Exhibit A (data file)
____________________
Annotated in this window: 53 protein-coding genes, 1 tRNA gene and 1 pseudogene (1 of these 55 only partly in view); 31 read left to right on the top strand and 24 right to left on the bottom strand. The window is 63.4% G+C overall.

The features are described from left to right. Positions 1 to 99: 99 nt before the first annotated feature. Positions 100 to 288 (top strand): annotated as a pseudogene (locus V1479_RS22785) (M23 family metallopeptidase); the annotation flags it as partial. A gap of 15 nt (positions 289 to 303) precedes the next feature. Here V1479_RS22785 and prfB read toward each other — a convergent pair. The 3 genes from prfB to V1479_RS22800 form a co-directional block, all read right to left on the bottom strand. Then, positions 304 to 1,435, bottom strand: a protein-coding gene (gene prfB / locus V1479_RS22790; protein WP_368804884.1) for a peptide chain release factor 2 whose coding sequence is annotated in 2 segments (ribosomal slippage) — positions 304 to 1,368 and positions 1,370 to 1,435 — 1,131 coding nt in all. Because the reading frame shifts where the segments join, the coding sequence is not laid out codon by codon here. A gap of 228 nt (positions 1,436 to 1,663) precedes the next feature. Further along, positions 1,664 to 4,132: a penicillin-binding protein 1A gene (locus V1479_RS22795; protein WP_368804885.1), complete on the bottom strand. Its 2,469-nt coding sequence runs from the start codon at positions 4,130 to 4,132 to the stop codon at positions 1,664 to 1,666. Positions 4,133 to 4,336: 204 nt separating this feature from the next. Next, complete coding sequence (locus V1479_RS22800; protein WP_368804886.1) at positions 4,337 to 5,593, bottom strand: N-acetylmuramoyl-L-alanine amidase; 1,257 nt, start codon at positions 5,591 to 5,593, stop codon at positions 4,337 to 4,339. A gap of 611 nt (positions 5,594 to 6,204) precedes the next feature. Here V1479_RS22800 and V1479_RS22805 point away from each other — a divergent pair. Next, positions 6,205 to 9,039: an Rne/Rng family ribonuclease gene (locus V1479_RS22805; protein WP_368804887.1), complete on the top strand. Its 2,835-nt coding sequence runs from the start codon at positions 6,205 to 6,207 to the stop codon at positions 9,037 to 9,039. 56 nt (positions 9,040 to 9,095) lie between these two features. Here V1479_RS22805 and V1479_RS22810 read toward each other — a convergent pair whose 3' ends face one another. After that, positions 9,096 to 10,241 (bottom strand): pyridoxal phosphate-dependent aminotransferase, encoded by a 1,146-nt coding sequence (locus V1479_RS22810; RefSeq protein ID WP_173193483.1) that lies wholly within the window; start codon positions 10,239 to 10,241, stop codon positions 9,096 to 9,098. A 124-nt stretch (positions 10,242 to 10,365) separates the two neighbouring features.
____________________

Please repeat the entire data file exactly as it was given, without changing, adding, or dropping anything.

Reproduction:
Annotated in this window: 53 protein-coding genes, 1 tRNA gene and 1 pseudogene (1 of these 55 only partly in view); 31 read left to right on the top strand and 24 right to left on the bottom strand. The window is 63.4% G+C overall.

The features are described from left to right. Positions 1 to 99: 99 nt before the first annotated feature. Positions 100 to 288 (top strand): annotated as a pseudogene (locus V1479_RS22785) (M23 family metallopeptidase); the annotation flags it as partial. A gap of 15 nt (positions 289 to 303) precedes the next feature. Here V1479_RS22785 and prfB read toward each other — a convergent pair. The 3 genes from prfB to V1479_RS22800 form a co-directional block, all read right to left on the bottom strand. Then, positions 304 to 1,435, bottom strand: a protein-coding gene (gene prfB / locus V1479_RS22790; protein WP_368804884.1) for a peptide chain release factor 2 whose coding sequence is annotated in 2 segments (ribosomal slippage) — positions 304 to 1,368 and positions 1,370 to 1,435 — 1,131 coding nt in all. Because the reading frame shifts where the segments join, the coding sequence is not laid out codon by codon here. A gap of 228 nt (positions 1,436 to 1,663) precedes the next feature. Further along, positions 1,664 to 4,132: a penicillin-binding protein 1A gene (locus V1479_RS22795; protein WP_368804885.1), complete on the bottom strand. Its 2,469-nt coding sequence runs from the start codon at positions 4,130 to 4,132 to the stop codon at positions 1,664 to 1,666. Positions 4,133 to 4,336: 204 nt separating this feature from the next. Next, complete coding sequence (locus V1479_RS22800; protein WP_368804886.1) at positions 4,337 to 5,593, bottom strand: N-acetylmuramoyl-L-alanine amidase; 1,257 nt, start codon at positions 5,591 to 5,593, stop codon at positions 4,337 to 4,339. A gap of 611 nt (positions 5,594 to 6,204) precedes the next feature. Here V1479_RS22800 and V1479_RS22805 point away from each other — a divergent pair. Next, positions 6,205 to 9,039: an Rne/Rng family ribonuclease gene (locus V1479_RS22805; protein WP_368804887.1), complete on the top strand. Its 2,835-nt coding sequence runs from the start codon at positions 6,205 to 6,207 to the stop codon at positions 9,037 to 9,039. 56 nt (positions 9,040 to 9,095) lie between these two features. Here V1479_RS22805 and V1479_RS22810 read toward each other — a convergent pair whose 3' ends face one another. After that, positions 9,096 to 10,241 (bottom strand): pyridoxal phosphate-dependent aminotransferase, encoded by a 1,146-nt coding sequence (locus V1479_RS22810; RefSeq protein ID WP_173193483.1) that lies wholly within the window; start codon positions 10,239 to 10,241, stop codon positions 9,096 to 9,098. A 124-nt stretch (positions 10,242 to 10,365) separates the two neighbouring features.